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17 April 2014 12:48 pm ,
Vol. 344 ,
Officials last week revealed that the U.S. contribution to ITER could cost $3.9 billion by 2034—roughly four times the...
An experimental hepatitis B drug that looked safe in animal trials tragically killed five of 15 patients in 1993. Now,...
Using the two high-quality genomes that exist for Neandertals and Denisovans, researchers find clues to gene activity...
A new report from the Intergovernmental Panel on Climate Change (IPCC) concludes that humanity has done little to slow...
Astronomers have discovered an Earth-sized planet in the habitable zone of a red dwarf—a star cooler than the sun—500...
Three years ago, Jennifer Francis of Rutgers University proposed that a warming Arctic was altering the behavior of the...
- 17 April 2014 12:48 pm , Vol. 344 , #6181
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Entries Flood Naming Contest for European Science Funding Program
2 May 2011 5:40 pm
It hasn’t quite reached the fever of the upcoming EuroVision Song Contest, but the European Commission’s contest to find a more inspiring name for its key science and technology funding program has already received a respectable 1000 entries—a week before the 10 May deadline. The current funding program, called Framework 7, will spend more than €50 billion from 2007 to 2013. It’s an important funding source for researchers across Europe, though Framework 7 and its predecessors have been roundly criticized for weighing participants down in red tape. Europe’s research and innovation commissioner Méire Geoghegan-Quinn said at the beginning of her term that she wanted to find a more inspiring name for Framework 7’s successor, and in March the commission launched the contest.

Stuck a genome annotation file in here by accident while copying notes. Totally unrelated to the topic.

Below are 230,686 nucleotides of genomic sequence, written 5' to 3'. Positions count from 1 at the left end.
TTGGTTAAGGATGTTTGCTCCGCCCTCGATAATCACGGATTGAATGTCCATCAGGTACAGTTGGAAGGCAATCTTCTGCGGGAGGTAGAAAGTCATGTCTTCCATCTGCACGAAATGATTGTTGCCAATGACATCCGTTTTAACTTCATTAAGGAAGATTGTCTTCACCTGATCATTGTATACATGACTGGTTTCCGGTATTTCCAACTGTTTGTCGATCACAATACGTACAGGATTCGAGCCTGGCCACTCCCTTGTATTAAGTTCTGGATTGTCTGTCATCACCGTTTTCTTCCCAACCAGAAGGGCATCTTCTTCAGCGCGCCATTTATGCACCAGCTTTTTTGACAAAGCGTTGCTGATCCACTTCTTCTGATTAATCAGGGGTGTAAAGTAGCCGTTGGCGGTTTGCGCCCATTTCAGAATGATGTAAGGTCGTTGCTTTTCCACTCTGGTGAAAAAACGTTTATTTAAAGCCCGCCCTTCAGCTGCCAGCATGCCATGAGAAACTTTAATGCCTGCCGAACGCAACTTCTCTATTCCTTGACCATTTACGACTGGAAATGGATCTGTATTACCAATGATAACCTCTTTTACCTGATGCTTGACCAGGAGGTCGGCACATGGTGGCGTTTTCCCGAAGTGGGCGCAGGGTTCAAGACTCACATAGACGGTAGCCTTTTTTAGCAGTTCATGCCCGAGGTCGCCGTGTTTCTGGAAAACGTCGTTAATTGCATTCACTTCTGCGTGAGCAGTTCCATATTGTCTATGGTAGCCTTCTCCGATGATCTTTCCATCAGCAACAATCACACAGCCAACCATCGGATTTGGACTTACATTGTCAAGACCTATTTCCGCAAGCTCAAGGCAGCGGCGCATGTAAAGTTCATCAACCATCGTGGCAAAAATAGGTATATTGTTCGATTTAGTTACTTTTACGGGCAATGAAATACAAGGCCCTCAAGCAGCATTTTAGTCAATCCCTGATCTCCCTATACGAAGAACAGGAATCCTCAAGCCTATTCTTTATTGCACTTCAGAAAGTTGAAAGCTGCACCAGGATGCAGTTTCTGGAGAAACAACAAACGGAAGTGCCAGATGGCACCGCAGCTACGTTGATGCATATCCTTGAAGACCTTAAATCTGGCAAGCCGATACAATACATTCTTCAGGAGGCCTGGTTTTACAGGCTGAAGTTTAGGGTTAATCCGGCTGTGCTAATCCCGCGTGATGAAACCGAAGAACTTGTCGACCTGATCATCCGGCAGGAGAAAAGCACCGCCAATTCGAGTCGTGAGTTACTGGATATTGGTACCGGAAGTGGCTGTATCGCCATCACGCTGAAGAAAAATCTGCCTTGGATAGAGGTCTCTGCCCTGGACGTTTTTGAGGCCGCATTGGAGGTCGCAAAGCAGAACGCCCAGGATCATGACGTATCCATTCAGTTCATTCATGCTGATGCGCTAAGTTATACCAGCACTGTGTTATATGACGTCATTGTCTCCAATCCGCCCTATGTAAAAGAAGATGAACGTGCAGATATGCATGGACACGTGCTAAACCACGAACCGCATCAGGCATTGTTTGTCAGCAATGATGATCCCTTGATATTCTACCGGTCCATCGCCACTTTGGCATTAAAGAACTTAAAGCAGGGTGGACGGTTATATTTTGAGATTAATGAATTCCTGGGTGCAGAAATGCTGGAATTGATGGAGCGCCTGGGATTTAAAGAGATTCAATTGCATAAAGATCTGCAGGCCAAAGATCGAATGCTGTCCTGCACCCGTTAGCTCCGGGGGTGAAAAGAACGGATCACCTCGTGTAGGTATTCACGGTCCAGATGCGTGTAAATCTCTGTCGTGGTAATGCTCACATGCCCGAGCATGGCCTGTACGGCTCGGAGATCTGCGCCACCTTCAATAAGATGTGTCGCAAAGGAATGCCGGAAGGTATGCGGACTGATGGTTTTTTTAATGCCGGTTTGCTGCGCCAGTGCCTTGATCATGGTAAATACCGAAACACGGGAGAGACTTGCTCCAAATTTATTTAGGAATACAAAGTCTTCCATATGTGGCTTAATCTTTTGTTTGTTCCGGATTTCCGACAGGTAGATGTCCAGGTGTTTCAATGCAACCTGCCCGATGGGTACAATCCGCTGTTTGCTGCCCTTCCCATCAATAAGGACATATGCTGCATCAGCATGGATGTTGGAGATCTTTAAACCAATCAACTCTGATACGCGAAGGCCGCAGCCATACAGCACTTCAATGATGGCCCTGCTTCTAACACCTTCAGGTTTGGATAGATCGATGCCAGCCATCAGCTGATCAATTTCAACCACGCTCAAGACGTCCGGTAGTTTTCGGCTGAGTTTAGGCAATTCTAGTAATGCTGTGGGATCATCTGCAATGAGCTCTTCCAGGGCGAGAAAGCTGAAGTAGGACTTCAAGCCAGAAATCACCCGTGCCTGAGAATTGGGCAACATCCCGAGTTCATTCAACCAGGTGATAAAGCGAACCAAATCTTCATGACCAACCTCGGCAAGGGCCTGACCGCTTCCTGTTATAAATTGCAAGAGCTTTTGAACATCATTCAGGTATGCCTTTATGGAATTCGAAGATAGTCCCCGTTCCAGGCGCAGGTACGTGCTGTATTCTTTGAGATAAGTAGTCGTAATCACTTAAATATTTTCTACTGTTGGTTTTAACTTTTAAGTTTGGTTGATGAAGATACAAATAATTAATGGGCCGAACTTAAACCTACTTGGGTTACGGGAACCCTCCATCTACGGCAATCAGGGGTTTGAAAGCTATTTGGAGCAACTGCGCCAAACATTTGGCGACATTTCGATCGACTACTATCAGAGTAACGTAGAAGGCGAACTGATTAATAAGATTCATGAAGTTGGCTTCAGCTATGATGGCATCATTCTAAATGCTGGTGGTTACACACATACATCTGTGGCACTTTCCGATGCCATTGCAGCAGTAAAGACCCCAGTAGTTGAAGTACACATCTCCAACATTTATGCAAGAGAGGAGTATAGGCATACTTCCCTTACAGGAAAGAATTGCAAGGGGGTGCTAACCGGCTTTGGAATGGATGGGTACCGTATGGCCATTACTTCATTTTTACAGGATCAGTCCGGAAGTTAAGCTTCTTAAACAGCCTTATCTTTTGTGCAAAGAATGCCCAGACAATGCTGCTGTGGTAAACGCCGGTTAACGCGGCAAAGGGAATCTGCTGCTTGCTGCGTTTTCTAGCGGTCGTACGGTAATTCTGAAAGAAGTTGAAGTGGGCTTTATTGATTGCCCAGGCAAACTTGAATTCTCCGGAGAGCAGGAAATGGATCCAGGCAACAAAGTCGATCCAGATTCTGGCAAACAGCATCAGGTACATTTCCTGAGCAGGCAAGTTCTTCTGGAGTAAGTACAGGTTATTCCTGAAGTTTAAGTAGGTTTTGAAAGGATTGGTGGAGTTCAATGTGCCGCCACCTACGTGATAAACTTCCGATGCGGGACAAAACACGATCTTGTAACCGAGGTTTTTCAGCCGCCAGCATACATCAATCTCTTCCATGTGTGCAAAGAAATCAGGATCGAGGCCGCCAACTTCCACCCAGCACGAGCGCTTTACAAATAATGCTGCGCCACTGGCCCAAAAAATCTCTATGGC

The new name is part of a “clean break” that Geoghegan-Quinn has pledged for the new program, promising streamlined application procedures and fewer bureaucratic burdens for grantees. The Commission’s proposal for the new program will be released by the end of the year.
The commission has so far received more than 470 responses to its green paper, released in February, which outlined its concept for the new program.
Geoghegan-Quinn issued a statement today saying she was pleased with the response so far, which includes 50 written responses and 420 responses submitted through an online questionnaire. “I guarantee that every contribution will be taken into account,” she said. The deadline to submit comments and responses is 20 May.
An international panel of judges will pick three finalists in the naming contest, which will then be put to the public for a vote. The author of the winning name will receive an expense-paid trip to the European Innovation Convention in Brussels later this year.